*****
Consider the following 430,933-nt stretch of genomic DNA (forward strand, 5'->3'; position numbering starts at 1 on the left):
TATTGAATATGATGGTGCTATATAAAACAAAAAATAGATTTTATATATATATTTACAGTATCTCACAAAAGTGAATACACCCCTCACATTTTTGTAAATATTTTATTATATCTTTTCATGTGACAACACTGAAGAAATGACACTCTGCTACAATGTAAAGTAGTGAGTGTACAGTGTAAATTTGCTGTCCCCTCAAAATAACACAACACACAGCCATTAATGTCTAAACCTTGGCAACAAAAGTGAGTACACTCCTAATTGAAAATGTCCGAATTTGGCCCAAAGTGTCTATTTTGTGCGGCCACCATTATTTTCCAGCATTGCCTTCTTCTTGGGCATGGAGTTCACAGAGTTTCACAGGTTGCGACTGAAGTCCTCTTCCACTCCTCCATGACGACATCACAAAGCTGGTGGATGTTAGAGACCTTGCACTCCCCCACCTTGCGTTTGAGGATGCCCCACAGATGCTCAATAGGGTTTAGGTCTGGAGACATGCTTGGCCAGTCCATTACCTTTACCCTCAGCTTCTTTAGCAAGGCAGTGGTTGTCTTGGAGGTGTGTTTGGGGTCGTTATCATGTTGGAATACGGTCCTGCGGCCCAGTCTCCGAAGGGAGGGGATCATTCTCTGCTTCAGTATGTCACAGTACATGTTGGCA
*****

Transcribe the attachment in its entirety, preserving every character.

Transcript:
Consider the following 430,933-nt stretch of genomic DNA (forward strand, 5'->3'; position numbering starts at 1 on the left):
TATTGAATATGATGGTGCTATATAAAACAAAAAATAGATTTTATATATATATTTACAGTATCTCACAAAAGTGAATACACCCCTCACATTTTTGTAAATATTTTATTATATCTTTTCATGTGACAACACTGAAGAAATGACACTCTGCTACAATGTAAAGTAGTGAGTGTACAGTGTAAATTTGCTGTCCCCTCAAAATAACACAACACACAGCCATTAATGTCTAAACCTTGGCAACAAAAGTGAGTACACTCCTAATTGAAAATGTCCGAATTTGGCCCAAAGTGTCTATTTTGTGCGGCCACCATTATTTTCCAGCATTGCCTTCTTCTTGGGCATGGAGTTCACAGAGTTTCACAGGTTGCGACTGAAGTCCTCTTCCACTCCTCCATGACGACATCACAAAGCTGGTGGATGTTAGAGACCTTGCACTCCCCCACCTTGCGTTTGAGGATGCCCCACAGATGCTCAATAGGGTTTAGGTCTGGAGACATGCTTGGCCAGTCCATTACCTTTACCCTCAGCTTCTTTAGCAAGGCAGTGGTTGTCTTGGAGGTGTGTTTGGGGTCGTTATCATGTTGGAATACGGTCCTGCGGCCCAGTCTCCGAAGGGAGGGGATCATTCTCTGCTTCAGTATGTCACAGTACATGTTGGCA